Last week, in the creative writing classes I teach, we read Richard Hugo’s essay “Writing off the Subject,” and then I asked my students to write a poem in the way Hugo describes: starting from a particular idea, following the lead of one’s inner voice to end up at a new idea, a new place, something one hadn’t planned to say (Hugo implies a method like that in his discussion of “Autumn Leaves”). I followed the same instructions, and below are two free-writing drafts before the final (for now) draft.
But here’s the difficulty, of course: the real writing process is in my mind, and what’s in the drafts below is only the residue. Since my mind during freewrites tends to work associatively, I can’t explain why one thing led to another. And I can’t describe why I ended up with the poem I did, except to say that it felt right, it felt interesting. It might not even interest me later.
A student brought up a good question: when does an artist ever know when a poem is ready for publishing on a blog? I don’t really know, I said, thinking out loud that the costs are low, which encourages publishing, but is the poem worth sharing? That answer requires thinking about what readers might appreciate, but also about being willing to send writing out that isn’t perfect. I guess my answer for these things below is that the creative writing process is mysterious enough, and fascinating enough, that I want to discuss it, and these are at least a model, if a poor one.
(The two freewrites were hand-written, but the final poem was composed via word-processor. This freewrite started from the prompt word “surge,” given by a random word-lookup technique — picking shards of words out of newsprint that had been through a shredder — and an image/memory of a finger being jammed while playing basketball came to mind.)
Surge into the top joint, the basketball did, and rough skin slid back into my hand and pores spread open, air met body, lines decline to limit the me from the sky — the nearby sky the air-ocean we are pressed down by – impressed – tender is the light that strikes us – surge, the burst surges out from me and yet I stay the hand, the skin the sh!t box – swipe the keen face of the tandem bike rhizomes – strawberry marmalade takes tokens from toad
(I took “rough skin” and “tandem bike rhizomes” from the previous freewrite, and then tried to let go, encourage words to come to mind without being too particular about which words got written down. It’s a process skill that has taken me a while to get good at doing.)
Rough skin slid back into my hand and pores spread open. The world – the air confronts an enemy, the closed sealed entombed world of the blood – the inner sanctum where air is blocked – and tandem bike rhizomes – and air is the enemy, air is the enema, and toads kill the healing vice – the red rice bucks company plans – the rough skin slid again (over?) my hand – pores opened, veins poured open, the blood leaks like a radiator, like a brake line, and I push and no resistance – the blood leaks out – it’s under pressure inside, like a break line, like a family – the air is the enemy but the body pushes out the blood – the air-skin boundary – where I stop – leaks into air – where a r becom – I likes into a r to become “air” – where I becomes it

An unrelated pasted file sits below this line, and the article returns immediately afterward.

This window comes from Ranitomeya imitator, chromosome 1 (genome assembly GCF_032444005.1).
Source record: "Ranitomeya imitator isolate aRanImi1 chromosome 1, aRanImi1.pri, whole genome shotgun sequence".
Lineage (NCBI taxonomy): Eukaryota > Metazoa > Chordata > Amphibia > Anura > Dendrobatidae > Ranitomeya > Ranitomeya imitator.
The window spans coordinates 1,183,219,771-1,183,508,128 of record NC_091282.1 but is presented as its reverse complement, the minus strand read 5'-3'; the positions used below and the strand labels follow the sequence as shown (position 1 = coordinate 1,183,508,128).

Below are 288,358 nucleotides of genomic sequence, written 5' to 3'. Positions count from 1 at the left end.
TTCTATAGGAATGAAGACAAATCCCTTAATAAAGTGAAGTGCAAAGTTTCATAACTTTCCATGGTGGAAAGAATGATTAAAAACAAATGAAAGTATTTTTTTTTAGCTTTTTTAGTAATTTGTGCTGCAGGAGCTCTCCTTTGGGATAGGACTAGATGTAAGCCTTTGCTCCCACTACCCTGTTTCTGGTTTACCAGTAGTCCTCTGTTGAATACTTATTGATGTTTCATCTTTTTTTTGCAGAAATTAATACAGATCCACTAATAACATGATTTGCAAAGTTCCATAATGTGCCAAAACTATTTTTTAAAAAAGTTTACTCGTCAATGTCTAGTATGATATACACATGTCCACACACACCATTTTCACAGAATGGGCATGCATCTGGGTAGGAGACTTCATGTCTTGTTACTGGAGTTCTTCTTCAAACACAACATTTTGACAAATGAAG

Final — for now — draft:
I liked the image of the air-ocean and the body-air boundary, but wanted to be more concrete, less philosophical here, and so I went with a description of an event that really had happened to me days earlier, which event-image had been in my mind as I had written earlier about the body-boundary. This poem is blunt, which was an intentional — at this point in the process — choice of voice/mood, and so I was restricting my word choices to one-syllable ones where possible. When I am less self-restrictive, more automatically voiced, in my freewriting, longer words tend to come out (see my recent poem, written the same week, using a similar process, called “The Whistle of Heat“). I made a choice to use spare language here, to show as rawly, bluntly, physically as possible, the action — with my impulse to make interpretive associations held in check.
The stainless-steel paring knife
splits my thumb where it
a tough tomato skin.
Blood comes to the air.
A paper towel
the blood drop
as a red dot.
This was where the poem stopped as the class period ended, but I was feeling like there could have been more added to it. I’m not sure more was needed, I’m not sure what the more would be, but I remind myself that poems don’t need to be long — I’m just not sure I’m entirely satisfied with this poem being short.
But I do like the simplicity of the images: skin being split by a knife, blood “comes” (“oozes” or “spurts” didn’t seem right, nor did the idea from earlier of blood under pressure seem interesting in the end) to air, and the implication of the verb “record” — that the body may not keep the record of the blood, blood being temporarily and not permanently liquid, but that the paper might — our bodies write themselves into their surroundings, the 3-D drop of blood becoming a 2-D stain, etc. As I talk about the poem, I could associate further, but this poem’s strength, such as it is, comes from being minimal.
Of course, this demonstration can’t really be a tutorial of how to write a poem — a new poem, at its most creative, has no model, and so is a new island, so this demonstration cannot be imitated the way other modeled skills can be. And writing about a process like this feels like that quote about how writing about music is like tap dancing about sculpture (or various other activities). A new poet must figure out her own process. But as a teacher, I’d hope to give at least an idea of a path — those suggestions seemed to help me, I recall.